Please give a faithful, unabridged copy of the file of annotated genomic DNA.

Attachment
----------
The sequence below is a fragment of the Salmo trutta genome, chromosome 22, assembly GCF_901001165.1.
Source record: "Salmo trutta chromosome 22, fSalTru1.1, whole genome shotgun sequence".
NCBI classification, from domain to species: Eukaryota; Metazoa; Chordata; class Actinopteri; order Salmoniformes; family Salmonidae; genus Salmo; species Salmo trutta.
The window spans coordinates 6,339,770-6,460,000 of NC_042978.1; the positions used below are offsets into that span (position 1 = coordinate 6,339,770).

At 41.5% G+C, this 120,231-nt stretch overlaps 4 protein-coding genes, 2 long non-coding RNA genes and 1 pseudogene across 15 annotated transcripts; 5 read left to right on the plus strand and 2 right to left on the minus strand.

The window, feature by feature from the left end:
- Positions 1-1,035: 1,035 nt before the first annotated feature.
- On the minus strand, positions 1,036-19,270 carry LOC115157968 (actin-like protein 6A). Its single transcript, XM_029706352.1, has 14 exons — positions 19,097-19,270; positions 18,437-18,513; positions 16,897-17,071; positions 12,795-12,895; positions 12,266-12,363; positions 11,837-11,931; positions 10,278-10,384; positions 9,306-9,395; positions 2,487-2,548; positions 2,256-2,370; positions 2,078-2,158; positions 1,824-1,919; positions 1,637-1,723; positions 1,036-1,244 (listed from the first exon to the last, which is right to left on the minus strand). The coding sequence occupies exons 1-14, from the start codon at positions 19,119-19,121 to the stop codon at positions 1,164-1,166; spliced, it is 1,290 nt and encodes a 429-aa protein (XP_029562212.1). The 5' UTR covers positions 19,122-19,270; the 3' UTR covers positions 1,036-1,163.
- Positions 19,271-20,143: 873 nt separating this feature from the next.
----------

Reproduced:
The sequence below is a fragment of the Salmo trutta genome, chromosome 22, assembly GCF_901001165.1.
Source record: "Salmo trutta chromosome 22, fSalTru1.1, whole genome shotgun sequence".
NCBI classification, from domain to species: Eukaryota; Metazoa; Chordata; class Actinopteri; order Salmoniformes; family Salmonidae; genus Salmo; species Salmo trutta.
The window spans coordinates 6,339,770-6,460,000 of NC_042978.1; the positions used below are offsets into that span (position 1 = coordinate 6,339,770).

At 41.5% G+C, this 120,231-nt stretch overlaps 4 protein-coding genes, 2 long non-coding RNA genes and 1 pseudogene across 15 annotated transcripts; 5 read left to right on the plus strand and 2 right to left on the minus strand.

The window, feature by feature from the left end:
- Positions 1-1,035: 1,035 nt before the first annotated feature.
- On the minus strand, positions 1,036-19,270 carry LOC115157968 (actin-like protein 6A). Its single transcript, XM_029706352.1, has 14 exons — positions 19,097-19,270; positions 18,437-18,513; positions 16,897-17,071; positions 12,795-12,895; positions 12,266-12,363; positions 11,837-11,931; positions 10,278-10,384; positions 9,306-9,395; positions 2,487-2,548; positions 2,256-2,370; positions 2,078-2,158; positions 1,824-1,919; positions 1,637-1,723; positions 1,036-1,244 (listed from the first exon to the last, which is right to left on the minus strand). The coding sequence occupies exons 1-14, from the start codon at positions 19,119-19,121 to the stop codon at positions 1,164-1,166; spliced, it is 1,290 nt and encodes a 429-aa protein (XP_029562212.1). The 5' UTR covers positions 19,122-19,270; the 3' UTR covers positions 1,036-1,163.
- Positions 19,271-20,143: 873 nt separating this feature from the next.